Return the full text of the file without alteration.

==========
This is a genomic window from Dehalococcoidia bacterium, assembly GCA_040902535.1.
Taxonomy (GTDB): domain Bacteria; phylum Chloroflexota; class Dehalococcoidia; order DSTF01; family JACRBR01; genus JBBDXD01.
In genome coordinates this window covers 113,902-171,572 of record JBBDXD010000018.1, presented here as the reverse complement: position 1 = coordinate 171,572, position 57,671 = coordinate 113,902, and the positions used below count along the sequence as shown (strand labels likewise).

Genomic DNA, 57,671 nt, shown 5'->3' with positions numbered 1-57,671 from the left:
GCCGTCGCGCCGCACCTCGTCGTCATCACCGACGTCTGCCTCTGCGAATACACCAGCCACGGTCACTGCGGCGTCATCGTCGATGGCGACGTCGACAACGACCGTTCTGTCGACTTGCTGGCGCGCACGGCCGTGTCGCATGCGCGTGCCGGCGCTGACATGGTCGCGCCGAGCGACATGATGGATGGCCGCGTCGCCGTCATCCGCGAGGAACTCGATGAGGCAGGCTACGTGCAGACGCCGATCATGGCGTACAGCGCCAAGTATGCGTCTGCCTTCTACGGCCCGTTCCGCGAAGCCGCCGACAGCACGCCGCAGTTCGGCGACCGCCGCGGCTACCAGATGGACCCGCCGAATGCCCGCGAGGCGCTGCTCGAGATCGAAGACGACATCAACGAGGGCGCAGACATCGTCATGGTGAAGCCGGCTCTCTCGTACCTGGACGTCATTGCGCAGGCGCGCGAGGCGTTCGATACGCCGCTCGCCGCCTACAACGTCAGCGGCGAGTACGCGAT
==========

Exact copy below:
This is a genomic window from Dehalococcoidia bacterium, assembly GCA_040902535.1.
Taxonomy (GTDB): domain Bacteria; phylum Chloroflexota; class Dehalococcoidia; order DSTF01; family JACRBR01; genus JBBDXD01.
In genome coordinates this window covers 113,902-171,572 of record JBBDXD010000018.1, presented here as the reverse complement: position 1 = coordinate 171,572, position 57,671 = coordinate 113,902, and the positions used below count along the sequence as shown (strand labels likewise).

Genomic DNA, 57,671 nt, shown 5'->3' with positions numbered 1-57,671 from the left:
GCCGTCGCGCCGCACCTCGTCGTCATCACCGACGTCTGCCTCTGCGAATACACCAGCCACGGTCACTGCGGCGTCATCGTCGATGGCGACGTCGACAACGACCGTTCTGTCGACTTGCTGGCGCGCACGGCCGTGTCGCATGCGCGTGCCGGCGCTGACATGGTCGCGCCGAGCGACATGATGGATGGCCGCGTCGCCGTCATCCGCGAGGAACTCGATGAGGCAGGCTACGTGCAGACGCCGATCATGGCGTACAGCGCCAAGTATGCGTCTGCCTTCTACGGCCCGTTCCGCGAAGCCGCCGACAGCACGCCGCAGTTCGGCGACCGCCGCGGCTACCAGATGGACCCGCCGAATGCCCGCGAGGCGCTGCTCGAGATCGAAGACGACATCAACGAGGGCGCAGACATCGTCATGGTGAAGCCGGCTCTCTCGTACCTGGACGTCATTGCGCAGGCGCGCGAGGCGTTCGATACGCCGCTCGCCGCCTACAACGTCAGCGGCGAGTACGCGAT